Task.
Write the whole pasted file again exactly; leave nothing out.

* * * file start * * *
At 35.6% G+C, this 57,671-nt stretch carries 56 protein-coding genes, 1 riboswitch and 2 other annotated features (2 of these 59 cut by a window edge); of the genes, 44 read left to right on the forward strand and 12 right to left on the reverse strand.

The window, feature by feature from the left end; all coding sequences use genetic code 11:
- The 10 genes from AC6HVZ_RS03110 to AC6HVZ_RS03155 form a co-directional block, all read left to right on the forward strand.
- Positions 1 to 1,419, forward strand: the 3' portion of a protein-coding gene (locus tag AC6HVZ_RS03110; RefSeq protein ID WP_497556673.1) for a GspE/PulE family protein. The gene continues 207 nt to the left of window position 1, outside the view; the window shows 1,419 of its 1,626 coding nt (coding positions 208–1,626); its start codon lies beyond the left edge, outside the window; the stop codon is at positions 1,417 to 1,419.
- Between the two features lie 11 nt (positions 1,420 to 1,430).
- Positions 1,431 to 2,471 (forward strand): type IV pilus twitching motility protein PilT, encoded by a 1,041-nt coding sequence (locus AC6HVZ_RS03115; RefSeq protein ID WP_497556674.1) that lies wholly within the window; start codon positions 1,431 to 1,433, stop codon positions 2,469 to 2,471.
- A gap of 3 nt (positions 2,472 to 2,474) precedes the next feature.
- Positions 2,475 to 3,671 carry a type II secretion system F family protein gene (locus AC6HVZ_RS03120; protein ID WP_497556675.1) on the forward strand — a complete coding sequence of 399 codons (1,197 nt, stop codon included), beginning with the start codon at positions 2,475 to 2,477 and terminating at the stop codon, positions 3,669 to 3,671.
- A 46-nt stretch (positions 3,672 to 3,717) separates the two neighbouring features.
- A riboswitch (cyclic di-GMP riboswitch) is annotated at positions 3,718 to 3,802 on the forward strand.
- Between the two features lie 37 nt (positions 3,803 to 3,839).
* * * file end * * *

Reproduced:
At 35.6% G+C, this 57,671-nt stretch carries 56 protein-coding genes, 1 riboswitch and 2 other annotated features (2 of these 59 cut by a window edge); of the genes, 44 read left to right on the forward strand and 12 right to left on the reverse strand.

The window, feature by feature from the left end; all coding sequences use genetic code 11:
- The 10 genes from AC6HVZ_RS03110 to AC6HVZ_RS03155 form a co-directional block, all read left to right on the forward strand.
- Positions 1 to 1,419, forward strand: the 3' portion of a protein-coding gene (locus tag AC6HVZ_RS03110; RefSeq protein ID WP_497556673.1) for a GspE/PulE family protein. The gene continues 207 nt to the left of window position 1, outside the view; the window shows 1,419 of its 1,626 coding nt (coding positions 208–1,626); its start codon lies beyond the left edge, outside the window; the stop codon is at positions 1,417 to 1,419.
- Between the two features lie 11 nt (positions 1,420 to 1,430).
- Positions 1,431 to 2,471 (forward strand): type IV pilus twitching motility protein PilT, encoded by a 1,041-nt coding sequence (locus AC6HVZ_RS03115; RefSeq protein ID WP_497556674.1) that lies wholly within the window; start codon positions 1,431 to 1,433, stop codon positions 2,469 to 2,471.
- A gap of 3 nt (positions 2,472 to 2,474) precedes the next feature.
- Positions 2,475 to 3,671 carry a type II secretion system F family protein gene (locus AC6HVZ_RS03120; protein ID WP_497556675.1) on the forward strand — a complete coding sequence of 399 codons (1,197 nt, stop codon included), beginning with the start codon at positions 2,475 to 2,477 and terminating at the stop codon, positions 3,669 to 3,671.
- A 46-nt stretch (positions 3,672 to 3,717) separates the two neighbouring features.
- A riboswitch (cyclic di-GMP riboswitch) is annotated at positions 3,718 to 3,802 on the forward strand.
- Between the two features lie 37 nt (positions 3,803 to 3,839).